26 MAY 2021

“I was probably one of the least expected to end up like this: pretty boisterous, 6 foot and a half an inch tall, and built like a tank. I don’t think anyone expected me to get this thing.”

In 2017 Mick relocated to Darwin for a change, where he could commute to Bali for regular holidays and enjoy the bachelor life. At the time he had a little limp, but he did not worry about it, but by January 2018 Mick was in hospital with chronic leg pain and pain in his arm. Mick did not think it was a concern because of his strength, although the doctor had other ideas. Suspecting that Mick had MS, his doctor immediately started doing tests.

In July Mick returned to Melbourne to receive treatment on the advice of his neurologist, by August he was diagnosed with Primary Progressive MS (PPMS).

“MS is a funny thing, me and my sister spoke about this, reflecting back on when we did the MS Readathon, that they didn’t really know what MS was back then... we did it because it was a just cause.”

Most people Mick had met with MS in his adult life had Relapsing and Remitting MS (RRMS), so he was not familiar with PPMS.

“To have got that one (PPMS) first cab off the rank, has been a bit of an eye opener because it just shows you how debilitating some parts of MS can be.”

In early 2020, Mick signed up to participate in the MS Walk Run + Roll, before COVID-19 restrictions came into place. Once things changed and the event became a virtual one, Mick had an idea.

“Get the customers involved, set up two treadmills, put some signage up to get sponsors and get people donating some money."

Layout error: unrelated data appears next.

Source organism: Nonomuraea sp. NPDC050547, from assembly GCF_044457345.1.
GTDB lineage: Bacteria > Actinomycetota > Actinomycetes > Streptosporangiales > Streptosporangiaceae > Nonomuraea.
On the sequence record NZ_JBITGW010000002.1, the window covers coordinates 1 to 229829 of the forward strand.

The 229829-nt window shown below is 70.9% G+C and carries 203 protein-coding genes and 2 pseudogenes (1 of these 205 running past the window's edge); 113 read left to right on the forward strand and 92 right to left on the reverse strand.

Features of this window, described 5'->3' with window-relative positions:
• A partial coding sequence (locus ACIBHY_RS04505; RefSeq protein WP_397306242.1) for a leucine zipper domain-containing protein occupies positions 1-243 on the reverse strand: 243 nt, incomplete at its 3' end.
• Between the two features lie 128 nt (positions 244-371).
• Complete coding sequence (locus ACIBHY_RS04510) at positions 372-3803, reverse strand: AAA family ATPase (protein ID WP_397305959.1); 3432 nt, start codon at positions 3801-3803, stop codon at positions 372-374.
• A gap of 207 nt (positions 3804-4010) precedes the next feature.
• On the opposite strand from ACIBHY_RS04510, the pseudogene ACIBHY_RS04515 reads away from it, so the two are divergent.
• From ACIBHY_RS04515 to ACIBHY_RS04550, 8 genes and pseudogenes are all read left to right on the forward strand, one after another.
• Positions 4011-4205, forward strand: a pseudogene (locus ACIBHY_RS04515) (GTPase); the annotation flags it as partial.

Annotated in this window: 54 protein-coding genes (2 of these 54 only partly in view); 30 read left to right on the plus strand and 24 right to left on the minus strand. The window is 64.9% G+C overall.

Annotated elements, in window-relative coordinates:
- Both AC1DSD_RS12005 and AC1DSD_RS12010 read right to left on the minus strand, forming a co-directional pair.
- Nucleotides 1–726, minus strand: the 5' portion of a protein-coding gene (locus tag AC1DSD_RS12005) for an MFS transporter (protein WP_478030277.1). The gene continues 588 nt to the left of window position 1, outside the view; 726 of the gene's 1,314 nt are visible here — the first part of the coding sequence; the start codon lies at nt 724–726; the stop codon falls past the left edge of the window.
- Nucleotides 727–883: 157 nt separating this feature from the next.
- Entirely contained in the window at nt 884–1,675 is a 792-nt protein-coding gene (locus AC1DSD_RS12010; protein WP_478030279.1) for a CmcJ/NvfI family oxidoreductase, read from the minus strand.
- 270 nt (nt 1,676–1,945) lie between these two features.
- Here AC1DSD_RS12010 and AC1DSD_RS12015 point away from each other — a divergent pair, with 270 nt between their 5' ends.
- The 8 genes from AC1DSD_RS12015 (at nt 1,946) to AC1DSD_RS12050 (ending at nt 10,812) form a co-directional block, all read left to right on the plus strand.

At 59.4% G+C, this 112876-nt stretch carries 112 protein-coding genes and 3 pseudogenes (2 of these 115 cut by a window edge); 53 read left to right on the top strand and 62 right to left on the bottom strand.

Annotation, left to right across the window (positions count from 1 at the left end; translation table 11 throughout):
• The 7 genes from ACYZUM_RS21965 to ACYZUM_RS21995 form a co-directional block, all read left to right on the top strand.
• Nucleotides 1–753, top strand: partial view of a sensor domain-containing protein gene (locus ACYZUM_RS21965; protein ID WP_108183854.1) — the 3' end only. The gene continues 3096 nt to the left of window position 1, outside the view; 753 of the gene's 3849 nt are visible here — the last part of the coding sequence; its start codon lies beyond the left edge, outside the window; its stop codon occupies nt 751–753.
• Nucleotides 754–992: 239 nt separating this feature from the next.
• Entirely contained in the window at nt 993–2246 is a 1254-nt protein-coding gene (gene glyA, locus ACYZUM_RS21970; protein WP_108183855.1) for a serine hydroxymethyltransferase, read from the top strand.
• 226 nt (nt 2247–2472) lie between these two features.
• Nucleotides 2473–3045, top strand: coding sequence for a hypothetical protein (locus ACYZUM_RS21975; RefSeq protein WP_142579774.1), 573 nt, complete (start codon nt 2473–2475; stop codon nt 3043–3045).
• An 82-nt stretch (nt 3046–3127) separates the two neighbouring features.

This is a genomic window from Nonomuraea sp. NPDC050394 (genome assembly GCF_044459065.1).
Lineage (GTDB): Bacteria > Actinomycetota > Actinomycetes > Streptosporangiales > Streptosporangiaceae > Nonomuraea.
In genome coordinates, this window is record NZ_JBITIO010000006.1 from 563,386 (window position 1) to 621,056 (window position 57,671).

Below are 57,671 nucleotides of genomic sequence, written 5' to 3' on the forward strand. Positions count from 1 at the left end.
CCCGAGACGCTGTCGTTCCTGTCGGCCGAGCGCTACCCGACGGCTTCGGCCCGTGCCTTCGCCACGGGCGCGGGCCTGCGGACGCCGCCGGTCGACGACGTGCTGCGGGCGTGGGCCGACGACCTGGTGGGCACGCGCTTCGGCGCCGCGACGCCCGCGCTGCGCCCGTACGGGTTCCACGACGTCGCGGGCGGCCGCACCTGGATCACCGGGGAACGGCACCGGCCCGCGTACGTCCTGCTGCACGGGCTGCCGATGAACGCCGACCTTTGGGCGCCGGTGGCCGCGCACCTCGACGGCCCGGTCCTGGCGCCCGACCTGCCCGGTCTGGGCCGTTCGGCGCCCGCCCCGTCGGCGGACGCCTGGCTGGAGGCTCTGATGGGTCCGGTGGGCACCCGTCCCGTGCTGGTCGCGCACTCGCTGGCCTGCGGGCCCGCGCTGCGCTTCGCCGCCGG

“We got it set up two months out from the event, we had the two treadmills going. I was on one and someone would jump on the other one, and walk along with me for a km.”

Mick works at MMEM, Australia’s largest electrical wholesaler with 389 stores nationally, and received fantastic support from customers, staff, and contractors. The response was wonderful, and by the end of the month Mick had raised almost $8,000.

“That’s the main motivation of what we did on the treadmill, for awareness and to raise some money.”

Never one to be shy, Mick put a banner on his email, would ask for donations when people asked how he was doing, and after he set his original fundraising goal of $500, he passed it in 15 minutes.

Mick’s fundraising efforts were supported by his son. Like many, Mick’s travel plans were disrupted by COVID-19. Originally, Mick planned to meet his son in Honolulu, however his son is in the navy and was stuck at sea for five months.

When Mick's son and his friends got back, they all went for a drink in Sydney – sailors being sailors, and the first thing Mick’s son did was hold up his phone and say, “I need you to look at this for my old man,” while showing them on Facebook.

In the time it took Mick’s son to leave the table and come back, his friends had added over $1,000 to Mick’s fundraising total.

Now 53, Mick is losing use of his right leg, and can no longer write with his right hand. Incredibly, Mick has learnt to write with his left-hand. He still works and with the continued support of his employer, he hopes to keep working for another three years.

Mick is confident that he will be the one to make a call on what he is capable of, when he should stop driving and being mindful of how safe he is in the workshop.

“You got to be smart enough to make a call.”

Mick will be at the MS Walk Run + Roll in Victoria this World MS Day, if you spot Mick along the track (It shouldn’t be hard given his height), give him a wave!